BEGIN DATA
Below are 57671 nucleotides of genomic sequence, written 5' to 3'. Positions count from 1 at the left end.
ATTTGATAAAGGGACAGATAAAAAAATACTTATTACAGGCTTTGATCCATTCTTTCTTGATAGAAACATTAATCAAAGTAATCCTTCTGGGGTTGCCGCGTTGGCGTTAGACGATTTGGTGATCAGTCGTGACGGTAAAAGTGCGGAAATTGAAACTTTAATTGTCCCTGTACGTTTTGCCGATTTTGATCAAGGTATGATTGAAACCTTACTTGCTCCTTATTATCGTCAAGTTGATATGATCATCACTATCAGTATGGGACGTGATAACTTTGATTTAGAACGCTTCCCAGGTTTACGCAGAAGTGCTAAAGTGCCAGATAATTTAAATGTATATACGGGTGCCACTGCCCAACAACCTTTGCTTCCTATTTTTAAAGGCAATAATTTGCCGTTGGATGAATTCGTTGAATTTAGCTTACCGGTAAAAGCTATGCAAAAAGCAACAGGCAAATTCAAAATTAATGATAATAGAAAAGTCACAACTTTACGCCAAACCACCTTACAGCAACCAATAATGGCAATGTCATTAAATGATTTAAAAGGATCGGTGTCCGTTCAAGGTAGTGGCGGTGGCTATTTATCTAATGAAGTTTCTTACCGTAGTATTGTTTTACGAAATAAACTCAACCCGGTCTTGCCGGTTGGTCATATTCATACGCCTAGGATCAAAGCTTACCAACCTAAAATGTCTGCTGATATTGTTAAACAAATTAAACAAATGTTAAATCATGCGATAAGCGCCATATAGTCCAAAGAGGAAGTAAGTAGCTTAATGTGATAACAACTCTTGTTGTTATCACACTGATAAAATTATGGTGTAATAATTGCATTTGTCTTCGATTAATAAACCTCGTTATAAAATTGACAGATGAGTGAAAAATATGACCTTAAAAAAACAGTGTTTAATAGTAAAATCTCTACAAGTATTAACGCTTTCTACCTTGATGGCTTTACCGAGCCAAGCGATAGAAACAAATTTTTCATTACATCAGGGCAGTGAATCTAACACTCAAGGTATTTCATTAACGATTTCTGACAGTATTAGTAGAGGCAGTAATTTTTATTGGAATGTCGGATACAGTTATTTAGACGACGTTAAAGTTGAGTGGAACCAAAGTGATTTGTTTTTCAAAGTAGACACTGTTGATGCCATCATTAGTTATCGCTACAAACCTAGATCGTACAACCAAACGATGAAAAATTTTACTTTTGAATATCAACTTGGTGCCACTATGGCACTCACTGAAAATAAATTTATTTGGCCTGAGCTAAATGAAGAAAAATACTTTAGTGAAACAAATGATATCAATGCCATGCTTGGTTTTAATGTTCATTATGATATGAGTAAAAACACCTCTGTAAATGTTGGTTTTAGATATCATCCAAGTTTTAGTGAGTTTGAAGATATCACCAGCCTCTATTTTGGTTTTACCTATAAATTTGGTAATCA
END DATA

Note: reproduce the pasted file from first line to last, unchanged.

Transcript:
Below are 57671 nucleotides of genomic sequence, written 5' to 3'. Positions count from 1 at the left end.
ATTTGATAAAGGGACAGATAAAAAAATACTTATTACAGGCTTTGATCCATTCTTTCTTGATAGAAACATTAATCAAAGTAATCCTTCTGGGGTTGCCGCGTTGGCGTTAGACGATTTGGTGATCAGTCGTGACGGTAAAAGTGCGGAAATTGAAACTTTAATTGTCCCTGTACGTTTTGCCGATTTTGATCAAGGTATGATTGAAACCTTACTTGCTCCTTATTATCGTCAAGTTGATATGATCATCACTATCAGTATGGGACGTGATAACTTTGATTTAGAACGCTTCCCAGGTTTACGCAGAAGTGCTAAAGTGCCAGATAATTTAAATGTATATACGGGTGCCACTGCCCAACAACCTTTGCTTCCTATTTTTAAAGGCAATAATTTGCCGTTGGATGAATTCGTTGAATTTAGCTTACCGGTAAAAGCTATGCAAAAAGCAACAGGCAAATTCAAAATTAATGATAATAGAAAAGTCACAACTTTACGCCAAACCACCTTACAGCAACCAATAATGGCAATGTCATTAAATGATTTAAAAGGATCGGTGTCCGTTCAAGGTAGTGGCGGTGGCTATTTATCTAATGAAGTTTCTTACCGTAGTATTGTTTTACGAAATAAACTCAACCCGGTCTTGCCGGTTGGTCATATTCATACGCCTAGGATCAAAGCTTACCAACCTAAAATGTCTGCTGATATTGTTAAACAAATTAAACAAATGTTAAATCATGCGATAAGCGCCATATAGTCCAAAGAGGAAGTAAGTAGCTTAATGTGATAACAACTCTTGTTGTTATCACACTGATAAAATTATGGTGTAATAATTGCATTTGTCTTCGATTAATAAACCTCGTTATAAAATTGACAGATGAGTGAAAAATATGACCTTAAAAAAACAGTGTTTAATAGTAAAATCTCTACAAGTATTAACGCTTTCTACCTTGATGGCTTTACCGAGCCAAGCGATAGAAACAAATTTTTCATTACATCAGGGCAGTGAATCTAACACTCAAGGTATTTCATTAACGATTTCTGACAGTATTAGTAGAGGCAGTAATTTTTATTGGAATGTCGGATACAGTTATTTAGACGACGTTAAAGTTGAGTGGAACCAAAGTGATTTGTTTTTCAAAGTAGACACTGTTGATGCCATCATTAGTTATCGCTACAAACCTAGATCGTACAACCAAACGATGAAAAATTTTACTTTTGAATATCAACTTGGTGCCACTATGGCACTCACTGAAAATAAATTTATTTGGCCTGAGCTAAATGAAGAAAAATACTTTAGTGAAACAAATGATATCAATGCCATGCTTGGTTTTAATGTTCATTATGATATGAGTAAAAACACCTCTGTAAATGTTGGTTTTAGATATCATCCAAGTTTTAGTGAGTTTGAAGATATCACCAGCCTCTATTTTGGTTTTACCTATAAATTTGGTAATCA